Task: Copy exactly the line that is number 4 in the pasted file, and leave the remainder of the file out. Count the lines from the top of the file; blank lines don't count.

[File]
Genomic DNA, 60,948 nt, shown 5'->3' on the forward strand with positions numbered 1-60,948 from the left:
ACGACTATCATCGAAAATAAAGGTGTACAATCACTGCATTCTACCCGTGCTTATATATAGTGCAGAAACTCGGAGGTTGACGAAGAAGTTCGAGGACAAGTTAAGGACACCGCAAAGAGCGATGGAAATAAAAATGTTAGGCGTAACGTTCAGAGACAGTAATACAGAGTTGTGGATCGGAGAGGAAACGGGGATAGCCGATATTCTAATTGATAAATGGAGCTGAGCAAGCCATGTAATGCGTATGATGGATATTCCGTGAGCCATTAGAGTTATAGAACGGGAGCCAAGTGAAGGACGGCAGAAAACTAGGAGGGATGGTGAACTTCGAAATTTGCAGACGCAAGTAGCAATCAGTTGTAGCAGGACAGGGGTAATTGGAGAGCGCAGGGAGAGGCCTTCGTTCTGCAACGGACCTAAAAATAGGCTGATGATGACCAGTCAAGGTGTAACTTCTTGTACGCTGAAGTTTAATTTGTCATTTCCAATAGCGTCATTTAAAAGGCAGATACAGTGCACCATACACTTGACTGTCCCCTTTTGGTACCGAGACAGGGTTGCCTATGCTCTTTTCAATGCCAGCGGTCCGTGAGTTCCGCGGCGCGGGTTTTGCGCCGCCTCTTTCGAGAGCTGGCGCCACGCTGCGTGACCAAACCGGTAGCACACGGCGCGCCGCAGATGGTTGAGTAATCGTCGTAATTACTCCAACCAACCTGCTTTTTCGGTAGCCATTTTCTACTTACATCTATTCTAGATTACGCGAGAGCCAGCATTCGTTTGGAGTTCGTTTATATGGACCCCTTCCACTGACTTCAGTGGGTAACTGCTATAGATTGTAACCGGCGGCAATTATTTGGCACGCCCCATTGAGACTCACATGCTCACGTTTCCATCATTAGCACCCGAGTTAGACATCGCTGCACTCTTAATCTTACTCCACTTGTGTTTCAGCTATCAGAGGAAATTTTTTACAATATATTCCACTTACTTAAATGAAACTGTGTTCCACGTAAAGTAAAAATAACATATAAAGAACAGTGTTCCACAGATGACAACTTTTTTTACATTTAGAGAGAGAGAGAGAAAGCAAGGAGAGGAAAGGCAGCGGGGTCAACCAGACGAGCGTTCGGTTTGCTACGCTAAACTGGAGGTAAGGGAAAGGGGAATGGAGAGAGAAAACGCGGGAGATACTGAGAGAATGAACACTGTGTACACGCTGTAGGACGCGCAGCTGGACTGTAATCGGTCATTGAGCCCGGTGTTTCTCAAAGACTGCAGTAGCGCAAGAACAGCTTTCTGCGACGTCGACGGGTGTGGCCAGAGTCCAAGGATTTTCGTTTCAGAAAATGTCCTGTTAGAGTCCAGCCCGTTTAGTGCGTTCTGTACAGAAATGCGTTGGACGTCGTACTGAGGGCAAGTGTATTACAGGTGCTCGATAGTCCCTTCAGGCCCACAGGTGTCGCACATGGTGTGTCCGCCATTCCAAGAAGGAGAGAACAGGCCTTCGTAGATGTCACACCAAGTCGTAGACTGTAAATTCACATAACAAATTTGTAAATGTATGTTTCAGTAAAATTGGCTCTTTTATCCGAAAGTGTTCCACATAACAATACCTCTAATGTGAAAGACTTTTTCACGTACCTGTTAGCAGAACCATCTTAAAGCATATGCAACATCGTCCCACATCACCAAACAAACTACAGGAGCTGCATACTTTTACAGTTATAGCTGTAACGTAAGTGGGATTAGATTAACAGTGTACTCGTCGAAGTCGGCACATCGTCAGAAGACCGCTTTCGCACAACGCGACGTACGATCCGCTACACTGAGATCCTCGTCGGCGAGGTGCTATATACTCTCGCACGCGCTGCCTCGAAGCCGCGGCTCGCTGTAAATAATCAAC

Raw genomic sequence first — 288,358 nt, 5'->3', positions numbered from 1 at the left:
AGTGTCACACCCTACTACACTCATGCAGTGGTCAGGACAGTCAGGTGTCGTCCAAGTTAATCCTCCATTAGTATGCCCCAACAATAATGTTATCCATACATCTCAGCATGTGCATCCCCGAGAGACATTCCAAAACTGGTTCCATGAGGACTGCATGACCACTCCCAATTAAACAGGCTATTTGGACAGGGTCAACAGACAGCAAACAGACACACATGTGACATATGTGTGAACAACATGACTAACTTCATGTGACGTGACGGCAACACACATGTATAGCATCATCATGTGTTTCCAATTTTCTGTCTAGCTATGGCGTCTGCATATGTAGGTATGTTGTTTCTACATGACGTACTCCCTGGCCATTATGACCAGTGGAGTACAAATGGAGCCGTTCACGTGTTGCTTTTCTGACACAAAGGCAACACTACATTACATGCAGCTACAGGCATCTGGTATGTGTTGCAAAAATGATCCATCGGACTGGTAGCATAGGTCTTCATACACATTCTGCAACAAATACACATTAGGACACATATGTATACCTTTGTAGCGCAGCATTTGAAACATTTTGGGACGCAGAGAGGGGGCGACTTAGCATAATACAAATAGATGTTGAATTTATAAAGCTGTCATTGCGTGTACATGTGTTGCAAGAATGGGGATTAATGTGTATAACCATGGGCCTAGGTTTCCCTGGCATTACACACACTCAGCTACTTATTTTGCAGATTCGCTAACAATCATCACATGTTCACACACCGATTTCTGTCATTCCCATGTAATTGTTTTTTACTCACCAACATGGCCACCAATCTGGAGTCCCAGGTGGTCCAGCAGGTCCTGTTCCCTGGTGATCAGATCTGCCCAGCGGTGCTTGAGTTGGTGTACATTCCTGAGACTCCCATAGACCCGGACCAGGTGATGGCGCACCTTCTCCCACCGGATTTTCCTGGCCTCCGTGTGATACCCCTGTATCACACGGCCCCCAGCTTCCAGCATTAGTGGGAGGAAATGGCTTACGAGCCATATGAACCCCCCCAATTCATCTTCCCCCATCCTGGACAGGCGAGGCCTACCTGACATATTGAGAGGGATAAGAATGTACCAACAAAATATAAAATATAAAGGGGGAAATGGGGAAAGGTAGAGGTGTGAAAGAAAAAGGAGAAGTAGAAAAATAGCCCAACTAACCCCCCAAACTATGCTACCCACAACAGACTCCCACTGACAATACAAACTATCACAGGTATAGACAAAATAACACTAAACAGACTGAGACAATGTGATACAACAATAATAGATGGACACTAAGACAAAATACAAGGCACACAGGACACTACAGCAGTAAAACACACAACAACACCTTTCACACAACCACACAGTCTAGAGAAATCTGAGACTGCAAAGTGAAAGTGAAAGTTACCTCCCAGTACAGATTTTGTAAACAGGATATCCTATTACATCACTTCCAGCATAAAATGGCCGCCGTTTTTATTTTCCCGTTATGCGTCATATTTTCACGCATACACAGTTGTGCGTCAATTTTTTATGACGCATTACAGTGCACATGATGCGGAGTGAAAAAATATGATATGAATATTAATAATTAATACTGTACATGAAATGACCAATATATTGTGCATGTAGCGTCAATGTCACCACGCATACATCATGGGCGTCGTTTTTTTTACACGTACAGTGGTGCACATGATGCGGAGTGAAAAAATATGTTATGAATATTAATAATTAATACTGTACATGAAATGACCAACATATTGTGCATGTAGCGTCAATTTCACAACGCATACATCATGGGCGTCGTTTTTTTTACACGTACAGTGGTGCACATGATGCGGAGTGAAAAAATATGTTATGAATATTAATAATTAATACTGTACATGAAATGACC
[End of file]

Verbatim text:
AGTGTCACACCCTACTACACTCATGCAGTGGTCAGGACAGTCAGGTGTCGTCCAAGTTAATCCTCCATTAGTATGCCCCAACAATAATGTTATCCATACATCTCAGCATGTGCATCCCCGAGAGACATTCCAAAACTGGTTCCATGAGGACTGCATGACCACTCCCAATTAAACAGGCTATTTGGACAGGGTCAACAGACAGCAAACAGACACACATGTGACATATGTGTGAACAACATGACTAACTTCATGTGACGTGACGGCAACACACATGTATAGCATCATCATGTGTTTCCAATTTTCTGTCTAGCTATGGCGTCTGCATATGTAGGTATGTTGTTTCTACATGACGTACTCCCTGGCCATTATGACCAGTGGAGTACAAATGGAGCCGTTCACGTGTTGCTTTTCTGACACAAAGGCAACACTACATTACATGCAGCTACAGGCATCTGGTATGTGTTGCAAAAATGATCCATCGGACTGGTAGCATAGGTCTTCATACACATTCTGCAACAAATACACATTAGGACACATATGTATACCTTTGTAGCGCAGCATTTGAAACATTTTGGGACGCAGAGAGGGGGCGACTTAGCATAATACAAATAGATGTTGAATTTATAAAGCTGTCATTGCGTGTACATGTGTTGCAAGAATGGGGATTAATGTGTATAACCATGGGCCTAGGTTTCCCTGGCATTACACACACTCAGCTACTTATTTTGCAGATTCGCTAACAATCATCACATGTTCACACACCGATTTCTGTCATTCCCATGTAATTGTTTTTTACTCACCAACATGGCCACCAATCTGGAGTCCCAGGTGGTCCAGCAGGTCCTGTTCCCTGGTGATCAGATCTGCCCAGCGGTGCTTGAGTTGGTGTACATTCCTGAGACTCCCATAGACCCGGACCAGGTGATGGCGCACCTTCTCCCACCGGATTTTCCTGGCCTCCGTGTGATACCCCTGTATCACACGGCCCCCAGCTTCCAGCATTAGTGGGAGGAAATGGCTTACGAGCCATATGAACCCCCCCAATTCATCTTCCCCCATCCTGGACAGGCGAGGCCTACCTGACATATTGAGAGGGATAAGAATGTACCAACAAAATATAAAATATAAAGGGGGAAATGGGGAAAGGTAGAGGTGTGAAAGAAAAAGGAGAAGTAGAAAAATAGCCCAACTAACCCCCCAAACTATGCTACCCACAACAGACTCCCACTGACAATACAAACTATCACAGGTATAGACAAAATAACACTAAACAGACTGAGACAATGTGATACAACAATAATAGATGGACACTAAGACAAAATACAAGGCACACAGGACACTACAGCAGTAAAACACACAACAACACCTTTCACACAACCACACAGTCTAGAGAAATCTGAGACTGCAAAGTGAAAGTGAAAGTTACCTCCCAGTACAGATTTTGTAAACAGGATATCCTATTACATCACTTCCAGCATAAAATGGCCGCCGTTTTTATTTTCCCGTTATGCGTCATATTTTCACGCATACACAGTTGTGCGTCAATTTTTTATGACGCATTACAGTGCACATGATGCGGAGTGAAAAAATATGATATGAATATTAATAATTAATACTGTACATGAAATGACCAATATATTGTGCATGTAGCGTCAATGTCACCACGCATACATCATGGGCGTCGTTTTTTTTACACGTACAGTGGTGCACATGATGCGGAGTGAAAAAATATGTTATGAATATTAATAATTAATACTGTACATGAAATGACCAACATATTGTGCATGTAGCGTCAATTTCACAACGCATACATCATGGGCGTCGTTTTTTTTACACGTACAGTGGTGCACATGATGCGGAGTGAAAAAATATGTTATGAATATTAATAATTAATACTGTACATGAAATGACC